Amending soil for shrubs, etc

Hello, When gardeners talk about 'amending soil with compost', what does that mean?? . Here is my question...Say I am building raised beds. I want to plant shrubs in the raised beds. I am using lousy soil from another part of the yard. I will amend the soil....But...is it important to put compost in the entire bed, or within an area around the roots, and/or what?? . Thank you.
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Spread it over the entire bed, and mix it in evenly, before you plant the shrubs.
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On Fri, 20 Apr 2007 15:10:43 -0700, snipped-for-privacy@THE-DOMAIN-IN.SIG

EVENLY is the operative word!
BTW, if your "lousy" soil happens to be on the alkalineside (like So. Calif adobe) you might want to add something to rectify the acid-alkaline balance. Also, if soil is "heavy", you could add some vermiculite or Perlite that creates "gaps" in soil. I'm not explaining this very well...<g>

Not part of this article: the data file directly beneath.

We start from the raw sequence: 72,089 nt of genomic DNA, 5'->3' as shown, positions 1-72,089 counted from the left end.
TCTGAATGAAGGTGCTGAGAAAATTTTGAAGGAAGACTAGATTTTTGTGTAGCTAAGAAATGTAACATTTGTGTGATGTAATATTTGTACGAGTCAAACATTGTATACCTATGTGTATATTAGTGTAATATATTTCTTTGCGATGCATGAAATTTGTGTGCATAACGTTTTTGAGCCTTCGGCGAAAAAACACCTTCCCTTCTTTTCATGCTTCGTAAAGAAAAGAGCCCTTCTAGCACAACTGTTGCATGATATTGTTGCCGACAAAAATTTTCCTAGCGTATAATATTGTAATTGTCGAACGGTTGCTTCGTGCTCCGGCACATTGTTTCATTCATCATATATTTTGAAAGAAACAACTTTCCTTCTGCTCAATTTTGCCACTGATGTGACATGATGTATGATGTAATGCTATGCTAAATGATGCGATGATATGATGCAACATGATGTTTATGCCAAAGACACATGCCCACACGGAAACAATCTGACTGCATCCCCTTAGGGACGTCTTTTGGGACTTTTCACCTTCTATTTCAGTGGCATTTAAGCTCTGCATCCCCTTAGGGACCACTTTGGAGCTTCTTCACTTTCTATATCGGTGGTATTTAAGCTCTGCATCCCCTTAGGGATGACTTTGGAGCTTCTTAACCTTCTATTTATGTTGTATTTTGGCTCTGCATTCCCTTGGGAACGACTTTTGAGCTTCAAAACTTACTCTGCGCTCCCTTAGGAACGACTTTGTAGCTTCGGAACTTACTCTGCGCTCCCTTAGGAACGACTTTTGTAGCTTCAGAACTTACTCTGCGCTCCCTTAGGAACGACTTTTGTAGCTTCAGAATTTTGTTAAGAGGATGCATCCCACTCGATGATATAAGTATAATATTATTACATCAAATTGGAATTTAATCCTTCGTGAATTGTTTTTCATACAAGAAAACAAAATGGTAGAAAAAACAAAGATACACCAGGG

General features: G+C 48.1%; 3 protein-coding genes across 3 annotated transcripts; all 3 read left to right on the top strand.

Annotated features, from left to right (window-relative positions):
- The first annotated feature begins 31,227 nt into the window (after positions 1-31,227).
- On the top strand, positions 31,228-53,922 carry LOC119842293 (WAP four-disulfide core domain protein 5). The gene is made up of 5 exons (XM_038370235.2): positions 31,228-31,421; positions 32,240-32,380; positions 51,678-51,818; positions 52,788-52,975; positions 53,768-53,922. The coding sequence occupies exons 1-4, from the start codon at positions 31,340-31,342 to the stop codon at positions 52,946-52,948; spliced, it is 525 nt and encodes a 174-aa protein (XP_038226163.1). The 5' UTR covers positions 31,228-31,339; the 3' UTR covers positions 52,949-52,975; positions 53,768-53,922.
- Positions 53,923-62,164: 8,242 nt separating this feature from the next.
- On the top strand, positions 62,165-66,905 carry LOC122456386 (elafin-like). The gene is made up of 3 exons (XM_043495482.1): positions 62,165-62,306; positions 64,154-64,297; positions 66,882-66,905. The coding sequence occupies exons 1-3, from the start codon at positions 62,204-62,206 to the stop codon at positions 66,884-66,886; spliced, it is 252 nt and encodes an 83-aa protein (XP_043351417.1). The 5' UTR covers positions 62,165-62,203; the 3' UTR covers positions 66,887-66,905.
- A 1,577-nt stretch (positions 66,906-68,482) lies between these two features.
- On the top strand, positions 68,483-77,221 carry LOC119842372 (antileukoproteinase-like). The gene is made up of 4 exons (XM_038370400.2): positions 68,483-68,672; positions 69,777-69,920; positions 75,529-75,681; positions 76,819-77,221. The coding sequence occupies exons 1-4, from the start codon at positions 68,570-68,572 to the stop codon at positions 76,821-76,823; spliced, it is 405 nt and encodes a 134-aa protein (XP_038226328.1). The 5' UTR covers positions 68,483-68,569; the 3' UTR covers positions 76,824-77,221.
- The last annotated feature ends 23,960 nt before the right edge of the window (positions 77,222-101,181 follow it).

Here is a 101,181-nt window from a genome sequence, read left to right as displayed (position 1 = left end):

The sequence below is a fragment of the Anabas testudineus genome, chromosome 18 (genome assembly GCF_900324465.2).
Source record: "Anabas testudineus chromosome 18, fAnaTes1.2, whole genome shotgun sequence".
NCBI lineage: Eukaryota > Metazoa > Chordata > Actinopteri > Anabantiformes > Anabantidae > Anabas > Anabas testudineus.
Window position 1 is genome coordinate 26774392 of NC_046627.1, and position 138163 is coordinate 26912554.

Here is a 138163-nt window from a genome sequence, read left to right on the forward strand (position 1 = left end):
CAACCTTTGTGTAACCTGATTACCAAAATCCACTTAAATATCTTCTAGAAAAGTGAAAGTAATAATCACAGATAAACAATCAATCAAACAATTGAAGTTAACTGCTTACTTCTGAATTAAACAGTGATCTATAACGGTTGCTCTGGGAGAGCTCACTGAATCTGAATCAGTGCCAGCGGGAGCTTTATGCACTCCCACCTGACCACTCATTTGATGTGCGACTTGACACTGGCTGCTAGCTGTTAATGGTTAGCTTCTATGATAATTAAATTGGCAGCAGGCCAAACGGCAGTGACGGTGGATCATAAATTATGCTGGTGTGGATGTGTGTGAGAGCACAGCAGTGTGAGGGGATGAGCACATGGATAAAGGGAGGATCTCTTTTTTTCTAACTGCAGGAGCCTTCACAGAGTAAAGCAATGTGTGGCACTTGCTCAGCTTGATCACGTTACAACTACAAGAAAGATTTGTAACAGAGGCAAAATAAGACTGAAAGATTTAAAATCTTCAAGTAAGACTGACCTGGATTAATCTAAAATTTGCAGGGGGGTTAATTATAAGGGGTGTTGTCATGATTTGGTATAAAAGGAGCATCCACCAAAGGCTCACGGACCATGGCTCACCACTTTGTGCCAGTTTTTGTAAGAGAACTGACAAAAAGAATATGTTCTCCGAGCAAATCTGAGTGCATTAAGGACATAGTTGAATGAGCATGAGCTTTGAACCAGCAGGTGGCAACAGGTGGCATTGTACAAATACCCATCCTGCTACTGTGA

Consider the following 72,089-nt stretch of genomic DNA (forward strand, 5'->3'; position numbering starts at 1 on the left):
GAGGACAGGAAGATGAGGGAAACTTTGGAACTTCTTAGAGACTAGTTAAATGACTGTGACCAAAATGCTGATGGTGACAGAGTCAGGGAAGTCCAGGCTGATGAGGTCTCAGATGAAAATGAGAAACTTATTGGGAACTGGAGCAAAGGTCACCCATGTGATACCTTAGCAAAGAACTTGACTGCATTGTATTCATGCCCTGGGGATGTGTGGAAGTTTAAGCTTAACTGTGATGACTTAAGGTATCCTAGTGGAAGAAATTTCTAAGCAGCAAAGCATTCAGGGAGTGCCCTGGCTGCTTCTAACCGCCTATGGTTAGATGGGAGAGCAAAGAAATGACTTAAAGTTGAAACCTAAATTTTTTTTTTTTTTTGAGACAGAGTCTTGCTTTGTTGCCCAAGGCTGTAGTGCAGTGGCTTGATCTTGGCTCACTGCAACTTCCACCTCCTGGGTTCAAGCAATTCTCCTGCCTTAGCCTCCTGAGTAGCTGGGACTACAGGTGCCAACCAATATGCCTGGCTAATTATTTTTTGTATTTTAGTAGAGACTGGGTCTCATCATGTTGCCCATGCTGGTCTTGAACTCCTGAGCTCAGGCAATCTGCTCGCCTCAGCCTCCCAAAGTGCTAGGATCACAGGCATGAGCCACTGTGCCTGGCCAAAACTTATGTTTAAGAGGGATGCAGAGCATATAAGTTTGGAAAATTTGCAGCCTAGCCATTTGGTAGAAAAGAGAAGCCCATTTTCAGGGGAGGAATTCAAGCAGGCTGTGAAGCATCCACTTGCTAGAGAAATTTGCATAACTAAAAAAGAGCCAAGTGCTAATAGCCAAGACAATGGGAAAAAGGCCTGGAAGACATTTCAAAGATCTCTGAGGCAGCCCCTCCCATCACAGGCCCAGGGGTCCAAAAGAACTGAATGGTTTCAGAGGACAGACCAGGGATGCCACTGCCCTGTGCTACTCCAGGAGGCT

Persephone
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<Persephone> wrote in message says...

Sand would last the longest and look the best. Vermiculite collapses in time and the stark white of perlite is very unattractive.

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Two schools:
1) Amend soil when you want to plant shrubs or anything non-native and be prepared to add compost yearly to keep those non-native plants happy and healthy.
2) Loosen the soil, plant the native or adapted plants which are good for your conditions and backfill them with the same soil without amending it, but putting an inch or two of compost on top of the soil and very gently mix it to a depth of an inch and cover that with minimum of two inches of shredded mulch. Do not use deco chips.
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